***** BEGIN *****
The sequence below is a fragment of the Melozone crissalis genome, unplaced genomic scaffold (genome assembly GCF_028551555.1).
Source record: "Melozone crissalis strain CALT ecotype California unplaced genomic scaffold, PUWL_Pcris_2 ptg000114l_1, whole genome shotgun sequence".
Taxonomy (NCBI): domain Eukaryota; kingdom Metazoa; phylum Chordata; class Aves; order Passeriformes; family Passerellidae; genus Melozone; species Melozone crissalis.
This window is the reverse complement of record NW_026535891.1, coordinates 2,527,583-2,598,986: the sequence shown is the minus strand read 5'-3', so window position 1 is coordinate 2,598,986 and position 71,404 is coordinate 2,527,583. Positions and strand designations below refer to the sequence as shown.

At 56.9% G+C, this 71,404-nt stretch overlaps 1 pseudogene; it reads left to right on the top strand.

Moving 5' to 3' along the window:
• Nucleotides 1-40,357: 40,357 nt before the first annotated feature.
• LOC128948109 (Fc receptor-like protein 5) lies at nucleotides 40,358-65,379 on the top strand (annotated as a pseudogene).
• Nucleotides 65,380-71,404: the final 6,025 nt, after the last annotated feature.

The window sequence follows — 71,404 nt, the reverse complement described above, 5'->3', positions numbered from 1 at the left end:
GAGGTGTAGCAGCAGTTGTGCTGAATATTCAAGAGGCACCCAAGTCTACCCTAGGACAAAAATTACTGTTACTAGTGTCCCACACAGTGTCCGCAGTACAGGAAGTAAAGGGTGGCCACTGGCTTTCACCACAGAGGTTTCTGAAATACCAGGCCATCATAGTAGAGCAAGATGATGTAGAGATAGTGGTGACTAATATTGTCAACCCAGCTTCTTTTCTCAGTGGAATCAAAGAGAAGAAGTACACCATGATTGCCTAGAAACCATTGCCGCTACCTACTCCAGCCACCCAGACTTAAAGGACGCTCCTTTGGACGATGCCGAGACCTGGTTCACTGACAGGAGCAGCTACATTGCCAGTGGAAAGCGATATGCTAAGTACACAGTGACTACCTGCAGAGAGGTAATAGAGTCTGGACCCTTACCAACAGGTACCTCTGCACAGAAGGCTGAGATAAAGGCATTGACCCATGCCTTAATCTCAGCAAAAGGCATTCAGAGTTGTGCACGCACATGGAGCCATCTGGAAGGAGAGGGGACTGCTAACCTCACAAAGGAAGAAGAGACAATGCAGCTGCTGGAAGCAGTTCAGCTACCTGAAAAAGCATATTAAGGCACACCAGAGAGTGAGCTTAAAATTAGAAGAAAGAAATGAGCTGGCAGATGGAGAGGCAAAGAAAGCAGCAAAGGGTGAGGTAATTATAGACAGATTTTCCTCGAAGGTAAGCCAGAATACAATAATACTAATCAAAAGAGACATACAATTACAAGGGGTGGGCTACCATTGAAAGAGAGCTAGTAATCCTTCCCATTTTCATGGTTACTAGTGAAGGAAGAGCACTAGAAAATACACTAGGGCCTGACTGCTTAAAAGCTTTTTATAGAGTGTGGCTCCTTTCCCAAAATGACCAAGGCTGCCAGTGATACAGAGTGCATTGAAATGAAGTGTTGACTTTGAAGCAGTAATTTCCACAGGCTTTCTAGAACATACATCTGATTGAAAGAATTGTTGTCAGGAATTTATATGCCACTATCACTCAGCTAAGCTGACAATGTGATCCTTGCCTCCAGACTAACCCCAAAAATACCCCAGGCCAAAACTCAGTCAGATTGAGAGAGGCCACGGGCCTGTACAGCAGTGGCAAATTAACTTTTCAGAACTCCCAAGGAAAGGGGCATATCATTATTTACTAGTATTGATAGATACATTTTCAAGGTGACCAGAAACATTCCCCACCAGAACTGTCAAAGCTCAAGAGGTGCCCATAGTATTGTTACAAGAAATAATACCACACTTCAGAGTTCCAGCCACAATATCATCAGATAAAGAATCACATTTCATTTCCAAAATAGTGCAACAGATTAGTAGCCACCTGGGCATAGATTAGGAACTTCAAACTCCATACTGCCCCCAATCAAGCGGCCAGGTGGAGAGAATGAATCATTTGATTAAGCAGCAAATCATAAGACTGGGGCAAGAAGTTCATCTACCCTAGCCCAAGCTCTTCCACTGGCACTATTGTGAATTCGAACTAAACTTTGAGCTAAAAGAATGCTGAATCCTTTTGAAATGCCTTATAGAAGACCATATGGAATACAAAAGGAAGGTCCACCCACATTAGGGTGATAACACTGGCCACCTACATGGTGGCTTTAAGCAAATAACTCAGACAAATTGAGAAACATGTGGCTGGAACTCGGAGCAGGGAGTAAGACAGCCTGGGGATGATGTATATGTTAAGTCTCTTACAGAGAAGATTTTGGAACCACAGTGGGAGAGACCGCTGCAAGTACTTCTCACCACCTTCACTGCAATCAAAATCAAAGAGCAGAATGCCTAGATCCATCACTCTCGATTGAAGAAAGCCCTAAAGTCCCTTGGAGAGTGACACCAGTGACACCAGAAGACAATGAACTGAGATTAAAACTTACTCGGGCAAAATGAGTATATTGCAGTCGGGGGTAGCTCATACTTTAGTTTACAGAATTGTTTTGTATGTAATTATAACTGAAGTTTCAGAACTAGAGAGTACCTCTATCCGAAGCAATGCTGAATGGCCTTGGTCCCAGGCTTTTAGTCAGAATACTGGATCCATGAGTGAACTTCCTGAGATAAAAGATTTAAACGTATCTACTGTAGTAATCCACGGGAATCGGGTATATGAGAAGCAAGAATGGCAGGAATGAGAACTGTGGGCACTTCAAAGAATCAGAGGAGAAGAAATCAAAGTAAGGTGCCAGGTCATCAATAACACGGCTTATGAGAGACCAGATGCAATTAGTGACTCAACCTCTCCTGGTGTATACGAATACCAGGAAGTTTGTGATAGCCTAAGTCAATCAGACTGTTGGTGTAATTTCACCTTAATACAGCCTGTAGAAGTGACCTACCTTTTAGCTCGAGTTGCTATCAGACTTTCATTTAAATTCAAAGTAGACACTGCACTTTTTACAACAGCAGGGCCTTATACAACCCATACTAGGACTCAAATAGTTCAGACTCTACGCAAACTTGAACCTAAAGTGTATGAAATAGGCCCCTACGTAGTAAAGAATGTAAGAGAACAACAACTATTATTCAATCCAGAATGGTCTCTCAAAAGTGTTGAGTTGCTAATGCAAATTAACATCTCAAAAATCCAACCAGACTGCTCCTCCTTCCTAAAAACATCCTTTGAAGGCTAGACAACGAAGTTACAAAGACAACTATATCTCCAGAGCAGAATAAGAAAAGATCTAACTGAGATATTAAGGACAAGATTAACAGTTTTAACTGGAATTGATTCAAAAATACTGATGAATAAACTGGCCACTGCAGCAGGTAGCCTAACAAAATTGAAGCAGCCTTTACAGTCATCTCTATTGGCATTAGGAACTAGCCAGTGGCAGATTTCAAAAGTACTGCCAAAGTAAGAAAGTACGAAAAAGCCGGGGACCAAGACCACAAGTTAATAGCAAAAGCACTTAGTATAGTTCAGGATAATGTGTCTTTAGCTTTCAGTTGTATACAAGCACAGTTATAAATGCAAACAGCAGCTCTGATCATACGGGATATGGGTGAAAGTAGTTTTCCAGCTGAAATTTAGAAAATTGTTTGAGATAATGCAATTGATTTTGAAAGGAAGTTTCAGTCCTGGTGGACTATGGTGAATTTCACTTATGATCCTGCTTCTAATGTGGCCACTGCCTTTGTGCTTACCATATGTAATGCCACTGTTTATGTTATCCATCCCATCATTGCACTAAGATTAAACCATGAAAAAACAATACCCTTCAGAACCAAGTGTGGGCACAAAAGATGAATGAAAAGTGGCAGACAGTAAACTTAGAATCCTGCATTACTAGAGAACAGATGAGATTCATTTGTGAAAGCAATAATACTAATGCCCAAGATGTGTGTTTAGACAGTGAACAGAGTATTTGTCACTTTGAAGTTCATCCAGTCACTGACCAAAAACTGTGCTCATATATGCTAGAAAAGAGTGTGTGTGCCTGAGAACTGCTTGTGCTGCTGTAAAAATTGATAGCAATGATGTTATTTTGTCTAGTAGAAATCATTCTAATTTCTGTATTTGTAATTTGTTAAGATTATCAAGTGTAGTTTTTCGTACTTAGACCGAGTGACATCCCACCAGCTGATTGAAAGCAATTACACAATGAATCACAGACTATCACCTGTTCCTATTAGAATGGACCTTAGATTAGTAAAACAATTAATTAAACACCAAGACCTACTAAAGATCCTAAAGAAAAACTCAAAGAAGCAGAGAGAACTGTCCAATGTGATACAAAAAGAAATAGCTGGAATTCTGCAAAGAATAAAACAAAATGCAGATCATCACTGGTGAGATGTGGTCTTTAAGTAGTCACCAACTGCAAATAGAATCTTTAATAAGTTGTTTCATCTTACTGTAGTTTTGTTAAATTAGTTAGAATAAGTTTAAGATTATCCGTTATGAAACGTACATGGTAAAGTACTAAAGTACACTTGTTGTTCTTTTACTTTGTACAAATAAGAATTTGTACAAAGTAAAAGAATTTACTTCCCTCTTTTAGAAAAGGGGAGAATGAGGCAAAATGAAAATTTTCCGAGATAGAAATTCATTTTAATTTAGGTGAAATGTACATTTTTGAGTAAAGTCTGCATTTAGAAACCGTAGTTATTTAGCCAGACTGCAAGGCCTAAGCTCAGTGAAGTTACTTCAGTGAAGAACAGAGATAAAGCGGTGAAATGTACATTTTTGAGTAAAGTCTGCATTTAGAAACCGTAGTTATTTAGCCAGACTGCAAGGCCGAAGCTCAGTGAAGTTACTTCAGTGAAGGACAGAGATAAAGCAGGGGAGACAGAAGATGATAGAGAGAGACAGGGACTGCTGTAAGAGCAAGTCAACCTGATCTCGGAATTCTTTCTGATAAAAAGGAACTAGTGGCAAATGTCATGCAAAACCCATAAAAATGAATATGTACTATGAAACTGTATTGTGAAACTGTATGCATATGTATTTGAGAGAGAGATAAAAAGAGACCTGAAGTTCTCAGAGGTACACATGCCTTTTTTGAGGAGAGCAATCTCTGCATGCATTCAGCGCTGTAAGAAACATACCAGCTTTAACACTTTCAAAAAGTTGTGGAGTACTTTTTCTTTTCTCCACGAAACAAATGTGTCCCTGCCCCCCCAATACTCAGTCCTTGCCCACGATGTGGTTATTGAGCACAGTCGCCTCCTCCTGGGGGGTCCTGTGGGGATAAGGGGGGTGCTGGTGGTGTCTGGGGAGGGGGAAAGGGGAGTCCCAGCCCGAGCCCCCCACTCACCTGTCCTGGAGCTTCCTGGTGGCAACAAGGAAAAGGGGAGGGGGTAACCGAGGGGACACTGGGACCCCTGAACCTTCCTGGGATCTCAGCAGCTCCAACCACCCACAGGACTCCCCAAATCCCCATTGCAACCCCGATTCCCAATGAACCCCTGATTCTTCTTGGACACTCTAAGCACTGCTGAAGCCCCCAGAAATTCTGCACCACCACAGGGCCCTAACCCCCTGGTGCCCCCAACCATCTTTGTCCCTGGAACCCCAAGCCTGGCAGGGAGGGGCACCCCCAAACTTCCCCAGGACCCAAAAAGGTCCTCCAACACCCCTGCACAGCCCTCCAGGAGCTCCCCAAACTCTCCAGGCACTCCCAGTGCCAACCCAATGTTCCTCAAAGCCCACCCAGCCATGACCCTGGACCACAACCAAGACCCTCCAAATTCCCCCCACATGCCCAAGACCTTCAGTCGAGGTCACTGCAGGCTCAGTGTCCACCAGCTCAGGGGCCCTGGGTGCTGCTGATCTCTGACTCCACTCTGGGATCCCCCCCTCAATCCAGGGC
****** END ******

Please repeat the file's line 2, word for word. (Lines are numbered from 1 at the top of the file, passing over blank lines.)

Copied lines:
Source record: "Melozone crissalis strain CALT ecotype California unplaced genomic scaffold, PUWL_Pcris_2 ptg000114l_1, whole genome shotgun sequence".